It’s never been a better time for online video, yet it has its share of challenges. At VidCon, an annual gathering of influencers and the businesspeople who try to make money off of them, Digiday asked online video executives and personalities what keeps them up at night. As part of our Confessions series, we exchanged anonymity for honesty. Answers are lightly edited for clarity:

Veteran TV and digital publishing exec:
Our industry is a tough one and online video does not have the greatest business model. But many companies don’t have the stamina or fortitude to operate toward the long haul. Online video is a three-to-five year market, not a right-now market. If you think you’re going to bring in a bajillion dollars in 12 months, you’re wrong. Watch how long Verizon lasts before pulling the plug on Go90. Changing user behavior is hard, and their habits are already ingrained into platforms that monetize piss-poorly.

Digital studio exec:
I have met 10 people in the last month who now do a billion views on Facebook. Suddenly, a billion has become meaningless. Is the view there the same as a view on YouTube? Probably not. It gives off such a strange sense of what’s legitimate and what’s not.

Veteran digital publishing exec:
It’s hard for the average person to differentiate between what’s real and what’s fake in this business. Most of the time, the systems to enable that actually work against that goal. For years, on the publisher side, you could roll up sites on comScore. The press would ignore that and then report that Vice’s traffic dropped. It didn’t drop; they just lost one of the sites.

You don’t see that on TV. Nielsen has a lot of flaws, but you can’t buy traffic to a show and create a large audience. Online, you can create a video, spend some money and then say you have the biggest video. Dove spent $5 million to get its first “Real Beauty” ad out. It’s a great ad and people watched, but it wasn’t all organic.

Exec at a major YouTube network:
There’s no innovation happening because we’re all immature. The talent in this space are incredibly unprofessional. It’s not that they’re not talented or don’t have good motivations, but they haven’t been in it enough to understand how to work with established media companies and brands. They’ve built everything on their own in their own bedroom and they don’t understand they need to stick to a delivery schedule, and adhere to what you say you’re going to do. It makes it incredibly difficult to execute, and brands that have bad experiences because of it end up being more hesitant to spend money on us again.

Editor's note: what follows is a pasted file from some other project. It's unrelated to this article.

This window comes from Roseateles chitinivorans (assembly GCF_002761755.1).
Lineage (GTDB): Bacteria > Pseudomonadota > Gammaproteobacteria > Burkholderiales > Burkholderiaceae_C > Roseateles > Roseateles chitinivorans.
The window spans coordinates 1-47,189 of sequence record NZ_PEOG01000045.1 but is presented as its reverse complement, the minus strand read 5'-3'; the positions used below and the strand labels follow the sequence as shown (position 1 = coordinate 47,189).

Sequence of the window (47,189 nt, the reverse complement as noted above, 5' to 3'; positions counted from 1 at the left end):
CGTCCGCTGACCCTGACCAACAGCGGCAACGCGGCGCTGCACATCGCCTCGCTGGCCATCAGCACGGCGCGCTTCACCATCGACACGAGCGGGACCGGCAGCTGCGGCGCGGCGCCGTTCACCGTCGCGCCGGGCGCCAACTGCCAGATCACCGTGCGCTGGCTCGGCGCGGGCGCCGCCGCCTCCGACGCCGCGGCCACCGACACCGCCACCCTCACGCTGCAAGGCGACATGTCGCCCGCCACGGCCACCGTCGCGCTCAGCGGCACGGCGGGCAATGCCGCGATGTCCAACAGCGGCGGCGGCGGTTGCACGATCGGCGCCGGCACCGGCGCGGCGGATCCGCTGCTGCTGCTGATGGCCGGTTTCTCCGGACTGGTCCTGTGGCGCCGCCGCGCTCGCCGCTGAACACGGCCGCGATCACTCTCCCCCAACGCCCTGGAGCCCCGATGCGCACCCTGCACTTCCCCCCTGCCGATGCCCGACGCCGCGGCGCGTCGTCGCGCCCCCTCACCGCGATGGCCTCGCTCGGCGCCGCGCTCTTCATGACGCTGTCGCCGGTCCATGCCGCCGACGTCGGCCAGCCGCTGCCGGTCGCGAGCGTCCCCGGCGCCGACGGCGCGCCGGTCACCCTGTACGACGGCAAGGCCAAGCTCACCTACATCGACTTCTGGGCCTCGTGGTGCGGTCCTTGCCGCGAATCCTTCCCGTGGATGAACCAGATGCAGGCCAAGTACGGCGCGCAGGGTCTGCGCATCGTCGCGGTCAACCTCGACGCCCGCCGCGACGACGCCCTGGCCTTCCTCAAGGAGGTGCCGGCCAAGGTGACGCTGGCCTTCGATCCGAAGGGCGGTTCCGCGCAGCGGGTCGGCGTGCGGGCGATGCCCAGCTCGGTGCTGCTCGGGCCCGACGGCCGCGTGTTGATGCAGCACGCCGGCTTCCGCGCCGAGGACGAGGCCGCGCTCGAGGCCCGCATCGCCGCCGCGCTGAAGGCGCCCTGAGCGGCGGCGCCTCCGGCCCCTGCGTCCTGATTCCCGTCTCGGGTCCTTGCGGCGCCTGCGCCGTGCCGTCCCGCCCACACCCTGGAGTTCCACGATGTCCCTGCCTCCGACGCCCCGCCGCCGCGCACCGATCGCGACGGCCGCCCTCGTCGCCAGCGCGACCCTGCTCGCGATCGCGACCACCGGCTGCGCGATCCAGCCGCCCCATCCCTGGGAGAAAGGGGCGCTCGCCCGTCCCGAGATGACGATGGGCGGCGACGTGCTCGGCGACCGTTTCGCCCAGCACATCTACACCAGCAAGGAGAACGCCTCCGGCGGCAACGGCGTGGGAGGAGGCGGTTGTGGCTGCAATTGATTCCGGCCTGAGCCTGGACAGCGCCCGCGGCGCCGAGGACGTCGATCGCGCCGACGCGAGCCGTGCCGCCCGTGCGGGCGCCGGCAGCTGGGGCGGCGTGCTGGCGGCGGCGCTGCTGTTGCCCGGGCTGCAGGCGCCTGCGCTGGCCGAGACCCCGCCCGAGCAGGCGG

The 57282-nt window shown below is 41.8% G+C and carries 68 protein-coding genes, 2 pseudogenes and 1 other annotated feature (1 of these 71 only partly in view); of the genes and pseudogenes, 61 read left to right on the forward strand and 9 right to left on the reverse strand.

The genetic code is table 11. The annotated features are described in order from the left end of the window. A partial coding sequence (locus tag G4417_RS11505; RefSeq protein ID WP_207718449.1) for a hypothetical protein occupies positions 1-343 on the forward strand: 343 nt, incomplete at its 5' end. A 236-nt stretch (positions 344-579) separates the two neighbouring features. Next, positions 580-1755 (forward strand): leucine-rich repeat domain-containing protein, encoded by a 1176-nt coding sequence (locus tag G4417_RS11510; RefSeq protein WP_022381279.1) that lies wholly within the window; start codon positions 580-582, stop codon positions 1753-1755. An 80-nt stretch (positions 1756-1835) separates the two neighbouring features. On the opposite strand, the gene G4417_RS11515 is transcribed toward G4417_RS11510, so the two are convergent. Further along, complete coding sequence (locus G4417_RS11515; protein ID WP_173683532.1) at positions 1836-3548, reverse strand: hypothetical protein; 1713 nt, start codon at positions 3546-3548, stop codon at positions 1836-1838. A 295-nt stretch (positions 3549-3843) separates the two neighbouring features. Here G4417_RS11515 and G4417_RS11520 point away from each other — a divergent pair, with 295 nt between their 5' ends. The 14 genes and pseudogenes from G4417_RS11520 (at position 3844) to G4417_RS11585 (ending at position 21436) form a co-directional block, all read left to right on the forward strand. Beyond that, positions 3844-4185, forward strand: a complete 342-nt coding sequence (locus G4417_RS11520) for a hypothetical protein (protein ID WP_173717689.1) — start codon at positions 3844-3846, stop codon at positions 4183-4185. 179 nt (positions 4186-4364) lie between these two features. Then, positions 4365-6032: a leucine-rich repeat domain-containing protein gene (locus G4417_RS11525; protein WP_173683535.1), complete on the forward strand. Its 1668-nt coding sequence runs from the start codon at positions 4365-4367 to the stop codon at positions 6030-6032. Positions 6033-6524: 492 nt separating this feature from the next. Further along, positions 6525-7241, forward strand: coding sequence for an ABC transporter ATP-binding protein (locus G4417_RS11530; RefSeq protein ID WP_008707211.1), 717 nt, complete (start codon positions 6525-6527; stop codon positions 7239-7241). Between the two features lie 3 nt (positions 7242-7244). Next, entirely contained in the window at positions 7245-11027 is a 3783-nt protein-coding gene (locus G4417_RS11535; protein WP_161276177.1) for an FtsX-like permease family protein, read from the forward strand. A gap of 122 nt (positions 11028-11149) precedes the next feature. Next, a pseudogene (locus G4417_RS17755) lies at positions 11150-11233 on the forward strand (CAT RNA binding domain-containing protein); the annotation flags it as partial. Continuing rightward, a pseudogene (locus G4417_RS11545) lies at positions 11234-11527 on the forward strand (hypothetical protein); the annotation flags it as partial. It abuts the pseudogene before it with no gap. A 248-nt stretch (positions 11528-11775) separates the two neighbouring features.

Exec at a smaller YouTube network:
There are no standards around what a view means, what a rate card looks like, what the value is of something. Everyone is espousing a different formula, product, whatever, and that makes it confusing for buyers.

Exec at a major YouTube network:
You have people in our world, whether it’s MCNs or these smaller influencer agencies, who say they can get to anybody. There is no accountability with contractual relationships. You would never see WME claim to some casting director that they can get them a CAA client. It’s creating a real confusion for advertisers.

One way to stop this, and I’m kind of joking, is to enforce the contract. If I have an exclusive arrangement with someone, and Fullscreen brings them a deal and they do it on their own, I can sue them. But is that good for business? No. Until we get to a place where we have more deference for each other, we’re just children grabbing shit and throwing it against the wall.

Veteran film and TV exec:
I came up in a time in the entertainment industry when you were paid for your last job. This young workforce’s expectation is, “You want me to do that? Pay me first.” I’ve had four jobs in 30 years. I see 28- and 30-year-olds who have had six jobs because somebody offered them $10,000 more a year. There’s this perception of easy money in online video. So a lot of companies got set up with flawed premises and needed flawed people to come in and execute.

YouTube star with 3 million subscribers:
Sometimes I’m not taken seriously. People like us, we’re our own company; we do everything. Whereas a traditional actor, yeah, they do a lot of work, but they have much bigger teams surrounding them. So to constantly hear that I’m not hard working is kind of funny.

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